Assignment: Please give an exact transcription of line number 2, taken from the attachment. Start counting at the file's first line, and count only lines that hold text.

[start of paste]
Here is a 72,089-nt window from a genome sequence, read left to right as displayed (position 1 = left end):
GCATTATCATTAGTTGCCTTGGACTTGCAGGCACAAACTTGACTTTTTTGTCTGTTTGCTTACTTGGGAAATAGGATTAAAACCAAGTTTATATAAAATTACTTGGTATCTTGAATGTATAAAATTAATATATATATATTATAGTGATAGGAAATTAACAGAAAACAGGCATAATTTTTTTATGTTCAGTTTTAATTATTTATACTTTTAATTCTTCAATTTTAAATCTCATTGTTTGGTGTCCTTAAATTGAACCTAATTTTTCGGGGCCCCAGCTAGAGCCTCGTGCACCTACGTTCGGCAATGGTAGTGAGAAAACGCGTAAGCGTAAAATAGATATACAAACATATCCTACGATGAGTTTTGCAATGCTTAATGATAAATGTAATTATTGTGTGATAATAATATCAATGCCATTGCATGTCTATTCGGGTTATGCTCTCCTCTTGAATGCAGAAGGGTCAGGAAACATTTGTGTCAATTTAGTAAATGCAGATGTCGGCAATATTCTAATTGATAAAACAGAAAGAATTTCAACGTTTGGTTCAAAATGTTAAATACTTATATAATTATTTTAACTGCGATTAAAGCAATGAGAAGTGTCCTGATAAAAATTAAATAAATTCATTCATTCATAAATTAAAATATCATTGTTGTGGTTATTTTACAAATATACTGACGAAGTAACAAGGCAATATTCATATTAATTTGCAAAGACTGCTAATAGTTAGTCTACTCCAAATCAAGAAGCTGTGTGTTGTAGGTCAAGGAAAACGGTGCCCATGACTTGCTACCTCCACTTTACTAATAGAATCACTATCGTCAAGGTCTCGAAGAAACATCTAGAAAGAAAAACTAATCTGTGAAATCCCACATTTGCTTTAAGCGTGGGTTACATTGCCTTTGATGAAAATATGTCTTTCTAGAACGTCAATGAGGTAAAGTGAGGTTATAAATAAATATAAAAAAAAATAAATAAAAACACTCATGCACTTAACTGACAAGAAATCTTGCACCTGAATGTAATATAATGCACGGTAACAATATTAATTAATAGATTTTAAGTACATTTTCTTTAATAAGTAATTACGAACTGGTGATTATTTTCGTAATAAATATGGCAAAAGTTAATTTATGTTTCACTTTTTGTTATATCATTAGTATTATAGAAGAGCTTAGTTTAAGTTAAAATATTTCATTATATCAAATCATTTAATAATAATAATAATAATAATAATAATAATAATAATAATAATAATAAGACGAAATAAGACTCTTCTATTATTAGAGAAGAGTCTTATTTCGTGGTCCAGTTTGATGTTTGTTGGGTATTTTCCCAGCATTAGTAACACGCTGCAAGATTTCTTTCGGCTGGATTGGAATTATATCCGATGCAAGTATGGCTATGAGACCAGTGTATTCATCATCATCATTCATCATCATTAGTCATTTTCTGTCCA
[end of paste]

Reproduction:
GCATTATCATTAGTTGCCTTGGACTTGCAGGCACAAACTTGACTTTTTTGTCTGTTTGCTTACTTGGGAAATAGGATTAAAACCAAGTTTATATAAAATTACTTGGTATCTTGAATGTATAAAATTAATATATATATATTATAGTGATAGGAAATTAACAGAAAACAGGCATAATTTTTTTATGTTCAGTTTTAATTATTTATACTTTTAATTCTTCAATTTTAAATCTCATTGTTTGGTGTCCTTAAATTGAACCTAATTTTTCGGGGCCCCAGCTAGAGCCTCGTGCACCTACGTTCGGCAATGGTAGTGAGAAAACGCGTAAGCGTAAAATAGATATACAAACATATCCTACGATGAGTTTTGCAATGCTTAATGATAAATGTAATTATTGTGTGATAATAATATCAATGCCATTGCATGTCTATTCGGGTTATGCTCTCCTCTTGAATGCAGAAGGGTCAGGAAACATTTGTGTCAATTTAGTAAATGCAGATGTCGGCAATATTCTAATTGATAAAACAGAAAGAATTTCAACGTTTGGTTCAAAATGTTAAATACTTATATAATTATTTTAACTGCGATTAAAGCAATGAGAAGTGTCCTGATAAAAATTAAATAAATTCATTCATTCATAAATTAAAATATCATTGTTGTGGTTATTTTACAAATATACTGACGAAGTAACAAGGCAATATTCATATTAATTTGCAAAGACTGCTAATAGTTAGTCTACTCCAAATCAAGAAGCTGTGTGTTGTAGGTCAAGGAAAACGGTGCCCATGACTTGCTACCTCCACTTTACTAATAGAATCACTATCGTCAAGGTCTCGAAGAAACATCTAGAAAGAAAAACTAATCTGTGAAATCCCACATTTGCTTTAAGCGTGGGTTACATTGCCTTTGATGAAAATATGTCTTTCTAGAACGTCAATGAGGTAAAGTGAGGTTATAAATAAATATAAAAAAAAATAAATAAAAACACTCATGCACTTAACTGACAAGAAATCTTGCACCTGAATGTAATATAATGCACGGTAACAATATTAATTAATAGATTTTAAGTACATTTTCTTTAATAAGTAATTACGAACTGGTGATTATTTTCGTAATAAATATGGCAAAAGTTAATTTATGTTTCACTTTTTGTTATATCATTAGTATTATAGAAGAGCTTAGTTTAAGTTAAAATATTTCATTATATCAAATCATTTAATAATAATAATAATAATAATAATAATAATAATAATAATAATAATAAGACGAAATAAGACTCTTCTATTATTAGAGAAGAGTCTTATTTCGTGGTCCAGTTTGATGTTTGTTGGGTATTTTCCCAGCATTAGTAACACGCTGCAAGATTTCTTTCGGCTGGATTGGAATTATATCCGATGCAAGTATGGCTATGAGACCAGTGTATTCATCATCATCATTCATCATCATTAGTCATTTTCTGTCCA